Letters to the editor

Focus Readers, February 2014

Who will pay for heritage?

I am compelled to write to bring some clarity to the issues raised in this article. There are several errors in fact including the notion that the National Historic site designation of the Binning House gives it protection. Unfortunately, this designation carries no protection; it is a ceremonial commemoration only.

This article is a good example of “cherry-picking” – the selection of examples that fit the thesis with no mention of those who do not. There is no mention of Langley Heritage Society that currently manages 8 buildings and assisted in the restoration of 7 more in conjunction with the Greater Vancouver Regional District. It is the most successful non-profit society operating heritage sites in BC, perhaps in all of Canada.

The provincial government still owns several heritage properties that have been “devolved” with various degrees of success but is still responsible for maintenance and other costs. So to say that the “provincial government(s) got out of the heritage business decades ago” is false and misleading.

The examples of “privatized repurposing” cited in the article have no real relevance to the argument. Butchart’s Gardens has always been run by the family and has been built up over the years – it has never been publicly owned. Craigdarroch Castle is run by a non-profit society while The Hudson is most definitely a for-profit enterprise.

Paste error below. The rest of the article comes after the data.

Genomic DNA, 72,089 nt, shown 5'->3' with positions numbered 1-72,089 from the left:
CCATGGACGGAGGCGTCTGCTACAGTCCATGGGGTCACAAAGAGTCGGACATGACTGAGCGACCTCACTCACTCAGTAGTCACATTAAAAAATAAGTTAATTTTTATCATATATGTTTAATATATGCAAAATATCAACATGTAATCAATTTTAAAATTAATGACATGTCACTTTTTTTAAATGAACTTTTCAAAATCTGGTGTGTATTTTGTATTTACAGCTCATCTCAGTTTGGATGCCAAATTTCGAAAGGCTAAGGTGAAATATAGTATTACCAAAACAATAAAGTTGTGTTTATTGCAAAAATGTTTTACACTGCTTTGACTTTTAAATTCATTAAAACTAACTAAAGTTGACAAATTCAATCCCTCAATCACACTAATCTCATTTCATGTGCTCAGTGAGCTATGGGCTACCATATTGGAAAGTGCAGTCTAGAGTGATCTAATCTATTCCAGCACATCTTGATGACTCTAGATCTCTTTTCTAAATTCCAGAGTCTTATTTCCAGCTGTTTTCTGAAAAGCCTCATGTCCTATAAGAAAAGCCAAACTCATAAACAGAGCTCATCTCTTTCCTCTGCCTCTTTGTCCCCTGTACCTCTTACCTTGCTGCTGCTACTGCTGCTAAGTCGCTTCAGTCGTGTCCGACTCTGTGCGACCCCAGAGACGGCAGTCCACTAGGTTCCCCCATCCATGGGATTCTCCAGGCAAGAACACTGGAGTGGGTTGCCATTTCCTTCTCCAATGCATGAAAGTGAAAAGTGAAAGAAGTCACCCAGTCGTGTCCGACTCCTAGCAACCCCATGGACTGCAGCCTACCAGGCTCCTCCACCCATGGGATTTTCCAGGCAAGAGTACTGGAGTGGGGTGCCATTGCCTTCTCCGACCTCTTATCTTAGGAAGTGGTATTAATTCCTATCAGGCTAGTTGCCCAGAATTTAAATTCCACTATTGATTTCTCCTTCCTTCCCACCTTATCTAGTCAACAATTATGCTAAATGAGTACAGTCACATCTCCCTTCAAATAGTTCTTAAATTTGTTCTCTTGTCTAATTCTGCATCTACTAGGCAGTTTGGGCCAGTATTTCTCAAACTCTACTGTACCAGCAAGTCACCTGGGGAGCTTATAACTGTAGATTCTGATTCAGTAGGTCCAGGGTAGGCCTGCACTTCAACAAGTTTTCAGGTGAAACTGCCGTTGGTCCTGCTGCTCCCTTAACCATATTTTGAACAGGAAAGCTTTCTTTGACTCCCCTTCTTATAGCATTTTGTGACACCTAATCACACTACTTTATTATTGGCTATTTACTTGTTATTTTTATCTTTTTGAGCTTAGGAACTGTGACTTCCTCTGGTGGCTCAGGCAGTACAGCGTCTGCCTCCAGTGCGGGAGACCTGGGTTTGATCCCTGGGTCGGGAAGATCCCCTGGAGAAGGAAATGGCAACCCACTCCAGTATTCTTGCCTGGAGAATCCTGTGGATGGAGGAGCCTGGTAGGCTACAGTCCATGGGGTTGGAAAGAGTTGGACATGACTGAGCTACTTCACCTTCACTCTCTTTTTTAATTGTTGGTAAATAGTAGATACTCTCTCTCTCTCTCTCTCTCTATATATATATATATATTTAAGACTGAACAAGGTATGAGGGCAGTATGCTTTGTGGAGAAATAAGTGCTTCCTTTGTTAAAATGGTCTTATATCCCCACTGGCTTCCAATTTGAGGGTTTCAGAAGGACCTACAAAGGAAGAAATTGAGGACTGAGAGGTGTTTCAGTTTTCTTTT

With regard to Heritage Canada The National Trust, it is a national, membership based organization and registered charity established in 1973 by the Government of Canada. The organization is dedicated to promoting the conservation, understanding and appreciation of our nation’s heritage buildings, historic places and cultural landscapes. It was not established to hold properties for a long time so is not relevant to the discussion on TLC’s heritage properties.

With regard to Ross Bay Villa, I understand that Ms Penn was on the board of TLC when the decision to purchase Ross Bay Villa was made. If it was a good decision then, why the 180 degree turnaround now? The volunteers working there have invested thousands of hours of time and much of their own money in ensuring that the house is maintained. Quite frankly, TLC has shown little interest in the property for years and at the official opening last year sent a token person as their representative, rather than board members. TLC membership has not been consulted on this and that in fact in the survey results presented at the AGM in November 2012, 65 percent of the respondents had rated Historic Properties as a high priority (for protection).